UNITED NATIONS - Since the UN set up its first peacekeeping mission back in 1948, more than 3,800 peacekeepers have lost their lives.
On Friday at the UN headquarters in New York there was a minute's silence for those who have died, along with a wreath laying ceremony.
"Today, in 14 missions around the world, our peacekeepers serve heroically to preserve peace and stability," Secretary-General Antonio Guterres said Friday, adding that they also "face grave threats."
The UN chief noted UN missions in Mali, South Sudan, the Central African Republic, Lebanon and the Democratic Republic of the Congo "are among the most dangerous that we have ever undertaken,"saying that "last year we lost 98 military, police and civilian peacekeepers from 36 countries."
"We ask much of our peacekeepers", Mr. Guterres said. "In return, we must continue to do all we can to ensure they are as safe as possible."
"Today, we honour the memory" of the peacekeepers who did not return home, and "recommit ourselves to carrying forward their mission for a better future," he said.
Following the wreath laying, Mr Guterres honoured 119 brave men and women with the Dag Hammarskjold medal.
"Fifty-eight years ago, Secretary-General Dag Hammarskjöld died in a plane crash in the Congo while trying to broker a peace agreement to end the conflict in the country", said the secretary-general, calling the former UN chief "a tireless and fearless champion of peace" who took "robust action when needed."
Today's honourees were military and police personnel, international civil servants, national staff and UN Volunteers from 38 countries who served in 12 different UN peace operations around the world.
"Hailing from different backgrounds, our fallen heroes were united in their efforts to help the UN attain its most important objective, to save further generations from the scourge of war", Mr. Guterres said. "The medal we posthumously honour them with, bears the name of Secretary-General Hammarskjold."
It is also inscribed with the fallen hero's name, "forever linking them in our hearts and in our memories," said the UN chief.
Mr. Guterres quoted Secretary-General Hammarskjold in saying: "The pursuit of peace and progress, with its trials and its errors, its successes and its setbacks, can never be relaxed and never abandoned."
"Today, as we honour our fallen colleagues with the Dag Hammarskjold medal, let us also honour them by living up to his call to never abandon the pursuit of peace," he said.
"I offer my highest tribute to those we remember here today, and my sincerest condolences to their loved ones left behind", he concluded, asking for a moment of silence.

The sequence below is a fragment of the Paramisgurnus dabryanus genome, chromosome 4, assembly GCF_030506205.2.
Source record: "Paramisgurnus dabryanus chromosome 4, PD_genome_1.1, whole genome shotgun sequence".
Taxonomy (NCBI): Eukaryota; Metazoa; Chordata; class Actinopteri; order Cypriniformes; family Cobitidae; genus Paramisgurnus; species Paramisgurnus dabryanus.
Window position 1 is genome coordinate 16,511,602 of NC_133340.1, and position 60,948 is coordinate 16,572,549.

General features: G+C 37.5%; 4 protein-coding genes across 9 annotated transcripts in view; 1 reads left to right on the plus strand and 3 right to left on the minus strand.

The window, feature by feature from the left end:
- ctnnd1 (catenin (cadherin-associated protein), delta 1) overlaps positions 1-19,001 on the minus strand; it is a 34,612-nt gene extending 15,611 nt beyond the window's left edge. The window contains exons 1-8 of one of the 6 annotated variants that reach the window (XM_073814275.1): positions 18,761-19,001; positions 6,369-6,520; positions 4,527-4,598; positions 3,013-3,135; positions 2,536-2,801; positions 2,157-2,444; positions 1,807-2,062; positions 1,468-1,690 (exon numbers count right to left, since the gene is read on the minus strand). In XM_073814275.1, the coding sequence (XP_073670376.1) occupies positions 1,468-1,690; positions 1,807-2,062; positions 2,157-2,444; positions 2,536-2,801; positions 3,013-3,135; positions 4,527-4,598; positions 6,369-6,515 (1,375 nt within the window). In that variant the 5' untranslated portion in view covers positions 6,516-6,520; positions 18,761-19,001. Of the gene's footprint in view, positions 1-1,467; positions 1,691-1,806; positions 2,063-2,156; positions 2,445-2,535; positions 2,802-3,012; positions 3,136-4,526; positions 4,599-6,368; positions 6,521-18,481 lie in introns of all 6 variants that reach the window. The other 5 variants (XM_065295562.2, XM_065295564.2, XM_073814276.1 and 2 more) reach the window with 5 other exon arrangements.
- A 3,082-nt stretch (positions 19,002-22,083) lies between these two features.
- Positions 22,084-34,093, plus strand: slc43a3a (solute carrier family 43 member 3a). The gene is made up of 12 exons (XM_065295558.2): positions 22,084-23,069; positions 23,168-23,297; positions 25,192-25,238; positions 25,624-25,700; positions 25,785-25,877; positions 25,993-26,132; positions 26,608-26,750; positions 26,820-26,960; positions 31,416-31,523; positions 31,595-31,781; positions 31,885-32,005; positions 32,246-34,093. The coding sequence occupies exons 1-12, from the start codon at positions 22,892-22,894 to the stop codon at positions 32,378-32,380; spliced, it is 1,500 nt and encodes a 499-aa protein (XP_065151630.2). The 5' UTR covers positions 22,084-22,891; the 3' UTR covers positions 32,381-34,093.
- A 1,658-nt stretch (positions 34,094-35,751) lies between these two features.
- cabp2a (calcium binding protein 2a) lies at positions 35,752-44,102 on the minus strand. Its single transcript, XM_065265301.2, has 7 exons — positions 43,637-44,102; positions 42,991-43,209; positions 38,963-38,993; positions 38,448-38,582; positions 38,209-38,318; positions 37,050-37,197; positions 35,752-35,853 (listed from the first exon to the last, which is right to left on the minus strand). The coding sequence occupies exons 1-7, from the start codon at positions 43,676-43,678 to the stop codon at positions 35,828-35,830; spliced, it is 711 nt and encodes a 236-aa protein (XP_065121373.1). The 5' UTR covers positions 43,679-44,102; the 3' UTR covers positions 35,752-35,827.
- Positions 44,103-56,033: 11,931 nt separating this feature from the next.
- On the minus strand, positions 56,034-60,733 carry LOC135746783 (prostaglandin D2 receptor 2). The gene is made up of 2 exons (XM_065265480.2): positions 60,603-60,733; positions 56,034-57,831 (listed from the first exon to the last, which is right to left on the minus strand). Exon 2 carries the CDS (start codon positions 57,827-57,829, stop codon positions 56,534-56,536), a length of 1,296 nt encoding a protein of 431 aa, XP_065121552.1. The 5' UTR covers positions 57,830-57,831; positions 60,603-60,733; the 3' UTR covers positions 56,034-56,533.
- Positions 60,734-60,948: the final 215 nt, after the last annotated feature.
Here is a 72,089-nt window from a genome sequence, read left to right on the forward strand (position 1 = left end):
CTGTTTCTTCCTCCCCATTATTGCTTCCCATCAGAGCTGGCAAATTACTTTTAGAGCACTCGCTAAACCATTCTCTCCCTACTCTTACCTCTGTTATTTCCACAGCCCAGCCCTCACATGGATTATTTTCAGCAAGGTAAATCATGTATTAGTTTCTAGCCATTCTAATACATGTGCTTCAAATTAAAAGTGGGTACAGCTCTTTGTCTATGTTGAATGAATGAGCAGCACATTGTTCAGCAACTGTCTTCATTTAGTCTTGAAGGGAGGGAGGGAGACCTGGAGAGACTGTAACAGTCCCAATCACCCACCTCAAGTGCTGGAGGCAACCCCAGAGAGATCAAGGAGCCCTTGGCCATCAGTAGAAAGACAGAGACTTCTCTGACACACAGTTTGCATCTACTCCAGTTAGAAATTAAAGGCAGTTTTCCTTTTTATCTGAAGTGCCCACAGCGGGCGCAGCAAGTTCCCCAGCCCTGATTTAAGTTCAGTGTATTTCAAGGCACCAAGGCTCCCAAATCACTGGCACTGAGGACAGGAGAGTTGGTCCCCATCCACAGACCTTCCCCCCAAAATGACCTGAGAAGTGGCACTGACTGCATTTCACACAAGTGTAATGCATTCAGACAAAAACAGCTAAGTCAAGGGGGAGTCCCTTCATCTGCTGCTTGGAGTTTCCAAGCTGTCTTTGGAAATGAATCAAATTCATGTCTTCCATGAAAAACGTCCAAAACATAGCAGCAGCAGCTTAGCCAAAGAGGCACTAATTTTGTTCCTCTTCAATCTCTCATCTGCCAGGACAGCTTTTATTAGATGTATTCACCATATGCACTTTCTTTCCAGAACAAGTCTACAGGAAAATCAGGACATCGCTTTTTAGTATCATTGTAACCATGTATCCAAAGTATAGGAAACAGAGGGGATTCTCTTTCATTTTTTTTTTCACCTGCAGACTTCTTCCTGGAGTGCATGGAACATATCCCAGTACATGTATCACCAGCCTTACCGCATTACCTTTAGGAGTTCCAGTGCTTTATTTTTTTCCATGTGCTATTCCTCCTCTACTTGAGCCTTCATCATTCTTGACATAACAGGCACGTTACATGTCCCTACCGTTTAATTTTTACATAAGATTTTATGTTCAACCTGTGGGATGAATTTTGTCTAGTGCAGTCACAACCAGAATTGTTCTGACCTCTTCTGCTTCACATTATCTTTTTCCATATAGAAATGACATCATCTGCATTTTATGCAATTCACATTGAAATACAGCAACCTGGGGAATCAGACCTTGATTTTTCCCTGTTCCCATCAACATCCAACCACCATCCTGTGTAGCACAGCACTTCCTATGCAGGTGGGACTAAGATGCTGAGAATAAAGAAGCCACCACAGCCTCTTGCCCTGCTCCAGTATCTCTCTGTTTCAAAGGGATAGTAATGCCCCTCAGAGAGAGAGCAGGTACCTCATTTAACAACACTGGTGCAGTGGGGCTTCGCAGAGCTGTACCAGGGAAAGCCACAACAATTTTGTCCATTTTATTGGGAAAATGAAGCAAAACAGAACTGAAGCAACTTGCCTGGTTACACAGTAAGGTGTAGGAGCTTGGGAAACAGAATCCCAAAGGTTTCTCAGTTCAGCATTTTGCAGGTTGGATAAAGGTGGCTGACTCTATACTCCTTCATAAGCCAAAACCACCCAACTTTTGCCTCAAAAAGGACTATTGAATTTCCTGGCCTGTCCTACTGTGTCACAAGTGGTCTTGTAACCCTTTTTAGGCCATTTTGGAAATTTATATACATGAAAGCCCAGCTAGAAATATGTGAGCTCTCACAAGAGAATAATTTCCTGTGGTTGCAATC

In a special event as part of the commemorations, the UN chief paid tribute to the late Private Chancy Chitete of Malawi, who was hit by enemy fire while protecting and administering lifesaving first aid to his wounded Tanzanian comrade, Corporal Omary.
Private Chitete became only the second winner of the UN's highest peacekeeping award, the "Captain Mbaye Diagne Medal for Exceptional Courage" which was established in 2014 for uniformed and civilian personnel who meet the criteria, and named after the late UN peacekeeper Captain Diagne - the first posthumous recipient of the award - who saved hundreds of lives in Rwanda in 1994, before being killed.
"The world does not have many true heroes," said the UN chief, but Private Chitete, who was serving with the UN Stabilization Mission in the Democratic Republic of the Congo (MONUSCO), was "indeed one of them."
In November last year, while conducting an operation to stop armed attacks which were disrupting the Ebola response in local towns, peacekeepers came under heavy fire. As bullets were flying, Private Chitete dragged Corporal Omary back to an area "of greater safety," Mr. Guterres recounted. "Both were evacuated for medical treatment. Corporal Omary survived. Private Chitete did not".
"Private Chitete's selfless heroism and sacrifice helped the peacekeepers achieve their objective and dislodge the militia from its stronghold and that was vital for the Ebola response to go on," he commended. "He personally made a difference. A profound one."
The ceremony marked the first time the award has been conferred since its initial presentation to the family of Captain Diagne in 2016, said the Secretary-General, adding: "We could not have found a more deserving recipient."